Winter can be a magical time to explore British Columbia and try new activities. Thankfully, there are many campgrounds and parks – both private and public – open in the ‘off-season’.
It’s true that winter camping comes with its own unique challenges and safety considerations for campers and RVers. If heading out in an RV there is winter camping trip prep to follow. For renters, note that a number of RV companies and dealers do rent out motorhomes and units in the winter. Make sure that the RV has double-pane windows, a high efficiency furnace, an interior winter cab blanket and comes with insulated a...
Whether you own or rent a motorhome or trailer you will need to clean it as you camp and at the end of each trip. The best advice is to tackle it from the top-down and to work in sections. A useful tip for RV owners is to take the time to look for any maintenance or moisture issues as you clean. If you are renting you will not be required to wash the exterior, but you will be expected to tidy the inside and to drop it off in the condition it was at the time of pick-up.Interior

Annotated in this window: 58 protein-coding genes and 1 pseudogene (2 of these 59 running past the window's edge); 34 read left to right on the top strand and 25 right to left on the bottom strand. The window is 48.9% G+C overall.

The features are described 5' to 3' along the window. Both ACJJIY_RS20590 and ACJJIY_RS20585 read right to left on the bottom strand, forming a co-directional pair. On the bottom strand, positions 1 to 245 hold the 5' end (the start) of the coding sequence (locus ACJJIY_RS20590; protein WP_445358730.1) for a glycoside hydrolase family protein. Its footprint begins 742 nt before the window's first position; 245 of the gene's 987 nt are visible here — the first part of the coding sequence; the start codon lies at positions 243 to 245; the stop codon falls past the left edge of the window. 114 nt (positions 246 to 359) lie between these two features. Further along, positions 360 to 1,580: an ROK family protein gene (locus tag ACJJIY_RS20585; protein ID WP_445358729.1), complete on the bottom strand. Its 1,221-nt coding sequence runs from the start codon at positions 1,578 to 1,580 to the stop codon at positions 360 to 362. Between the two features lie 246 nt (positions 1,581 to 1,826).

A spring clean will certainly be more thorough than a good cleanse at a trip’s end. Below are some helpful suggestions for both.The Essentials: Multi-surface cleaner and/or biodegradable dish soapWindow cleaner or vinegar and water solutionVacuum with attachments (generally not included in rentals)Broom and dustpanPaper tow...
RV tire failure is dangerous and can cause a lot of damage to the unit or trailer. The main reasons for this are low pressure, overloading, overall wear and the age of the tires, and punctures.
According to the Canada Safety Council under inflation is the leading cause of tire failure. Low tire pressure can lead to blow outs, skidding, hydroplaning and vehicle control issues. In RV season, check tire pressure once a month. For an accurate read, do this in the early morning or three hours before driving to ensure that the tires are cool; use a tire gauge – don’t simply rely on an automated system.
Modern vehicles have a dashboard warning symbol for low-tire pressure, though this is not mandatory in Canada like in the United Stat...
Important considerations regarding first aid for camping are to be prepared, have a plan and be aware of your surroundings.
When it comes to first aid kits you can purchase ready-made ones and/or add to a kit or assemble your own. Make sure the kit itself is in or has a waterproof pack and note that most purchased kits in Canada do not come with pharmaceutical products.